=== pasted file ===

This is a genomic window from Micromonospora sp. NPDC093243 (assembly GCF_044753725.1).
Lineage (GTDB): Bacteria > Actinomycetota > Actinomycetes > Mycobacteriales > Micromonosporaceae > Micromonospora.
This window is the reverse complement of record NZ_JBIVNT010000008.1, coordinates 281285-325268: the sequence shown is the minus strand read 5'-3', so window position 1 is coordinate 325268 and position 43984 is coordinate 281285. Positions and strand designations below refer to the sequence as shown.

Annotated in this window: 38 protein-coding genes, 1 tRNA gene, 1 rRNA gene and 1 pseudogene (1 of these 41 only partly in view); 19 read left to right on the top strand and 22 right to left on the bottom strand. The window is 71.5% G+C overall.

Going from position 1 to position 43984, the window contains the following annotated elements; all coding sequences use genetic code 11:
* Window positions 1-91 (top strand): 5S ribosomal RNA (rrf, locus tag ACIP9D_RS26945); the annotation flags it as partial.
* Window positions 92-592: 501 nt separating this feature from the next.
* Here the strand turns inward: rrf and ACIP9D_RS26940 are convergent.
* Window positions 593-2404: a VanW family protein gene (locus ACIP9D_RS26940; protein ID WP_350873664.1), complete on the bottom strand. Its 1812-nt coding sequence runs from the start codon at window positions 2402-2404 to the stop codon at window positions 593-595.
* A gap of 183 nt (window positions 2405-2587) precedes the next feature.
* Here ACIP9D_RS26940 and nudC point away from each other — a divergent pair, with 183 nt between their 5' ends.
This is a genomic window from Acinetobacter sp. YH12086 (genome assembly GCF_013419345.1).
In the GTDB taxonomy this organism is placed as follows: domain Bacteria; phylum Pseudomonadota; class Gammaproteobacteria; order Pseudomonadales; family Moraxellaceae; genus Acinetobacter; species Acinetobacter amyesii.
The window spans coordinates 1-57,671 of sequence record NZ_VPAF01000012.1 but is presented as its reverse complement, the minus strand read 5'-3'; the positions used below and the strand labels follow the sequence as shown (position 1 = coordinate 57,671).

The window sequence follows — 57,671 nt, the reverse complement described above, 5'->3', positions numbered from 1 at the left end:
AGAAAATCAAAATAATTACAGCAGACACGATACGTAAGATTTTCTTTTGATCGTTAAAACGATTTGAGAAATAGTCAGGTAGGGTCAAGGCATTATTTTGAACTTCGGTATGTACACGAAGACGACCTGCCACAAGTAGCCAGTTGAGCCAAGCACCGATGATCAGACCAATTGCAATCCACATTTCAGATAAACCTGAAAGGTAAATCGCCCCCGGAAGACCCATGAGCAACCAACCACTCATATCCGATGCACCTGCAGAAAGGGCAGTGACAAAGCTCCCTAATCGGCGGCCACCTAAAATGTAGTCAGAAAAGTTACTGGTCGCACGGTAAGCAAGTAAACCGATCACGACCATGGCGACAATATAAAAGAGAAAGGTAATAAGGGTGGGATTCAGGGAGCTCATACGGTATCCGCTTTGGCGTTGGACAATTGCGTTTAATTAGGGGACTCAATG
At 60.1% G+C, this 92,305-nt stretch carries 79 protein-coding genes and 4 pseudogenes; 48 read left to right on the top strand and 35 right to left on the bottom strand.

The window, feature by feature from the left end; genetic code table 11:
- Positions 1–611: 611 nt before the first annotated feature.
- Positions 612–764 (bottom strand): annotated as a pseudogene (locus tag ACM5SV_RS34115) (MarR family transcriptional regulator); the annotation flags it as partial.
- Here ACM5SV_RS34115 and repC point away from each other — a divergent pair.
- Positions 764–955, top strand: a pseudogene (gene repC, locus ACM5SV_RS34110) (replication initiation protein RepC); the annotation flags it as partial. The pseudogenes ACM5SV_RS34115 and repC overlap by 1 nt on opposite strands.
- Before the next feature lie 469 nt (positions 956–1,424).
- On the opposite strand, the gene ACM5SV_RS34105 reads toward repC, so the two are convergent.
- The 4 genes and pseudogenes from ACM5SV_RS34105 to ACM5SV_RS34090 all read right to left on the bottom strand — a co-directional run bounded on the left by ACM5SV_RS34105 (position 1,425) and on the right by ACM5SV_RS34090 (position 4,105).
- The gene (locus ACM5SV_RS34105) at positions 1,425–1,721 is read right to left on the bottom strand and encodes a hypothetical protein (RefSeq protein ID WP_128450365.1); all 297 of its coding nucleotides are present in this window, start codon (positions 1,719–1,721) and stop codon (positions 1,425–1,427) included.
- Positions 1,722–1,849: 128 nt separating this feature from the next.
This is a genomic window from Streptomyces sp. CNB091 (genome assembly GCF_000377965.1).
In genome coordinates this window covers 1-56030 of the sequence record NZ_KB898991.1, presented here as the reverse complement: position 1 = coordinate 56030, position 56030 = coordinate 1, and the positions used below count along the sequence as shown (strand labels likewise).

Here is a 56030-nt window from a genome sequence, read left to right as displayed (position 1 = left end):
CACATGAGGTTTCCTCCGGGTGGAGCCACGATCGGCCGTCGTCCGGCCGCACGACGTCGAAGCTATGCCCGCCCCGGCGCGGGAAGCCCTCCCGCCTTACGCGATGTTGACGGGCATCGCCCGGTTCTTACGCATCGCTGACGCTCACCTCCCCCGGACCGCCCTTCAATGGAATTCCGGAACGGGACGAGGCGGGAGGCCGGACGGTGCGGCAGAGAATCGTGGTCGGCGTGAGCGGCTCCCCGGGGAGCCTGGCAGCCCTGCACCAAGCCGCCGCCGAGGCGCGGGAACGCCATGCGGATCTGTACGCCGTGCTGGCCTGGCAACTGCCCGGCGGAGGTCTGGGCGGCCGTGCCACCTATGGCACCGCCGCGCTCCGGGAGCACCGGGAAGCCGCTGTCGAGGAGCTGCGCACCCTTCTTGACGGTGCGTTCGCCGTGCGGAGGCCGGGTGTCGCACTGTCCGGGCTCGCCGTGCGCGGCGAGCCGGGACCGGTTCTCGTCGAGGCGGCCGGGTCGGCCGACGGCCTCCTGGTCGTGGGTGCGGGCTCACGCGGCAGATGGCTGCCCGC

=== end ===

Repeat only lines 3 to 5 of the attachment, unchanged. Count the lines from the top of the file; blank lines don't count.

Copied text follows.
This window is the reverse complement of record NZ_JBIVNT010000008.1, coordinates 281285-325268: the sequence shown is the minus strand read 5'-3', so window position 1 is coordinate 325268 and position 43984 is coordinate 281285. Positions and strand designations below refer to the sequence as shown.

Annotated in this window: 38 protein-coding genes, 1 tRNA gene, 1 rRNA gene and 1 pseudogene (1 of these 41 only partly in view); 19 read left to right on the top strand and 22 right to left on the bottom strand. The window is 71.5% G+C overall.

Going from position 1 to position 43984, the window contains the following annotated elements; all coding sequences use genetic code 11: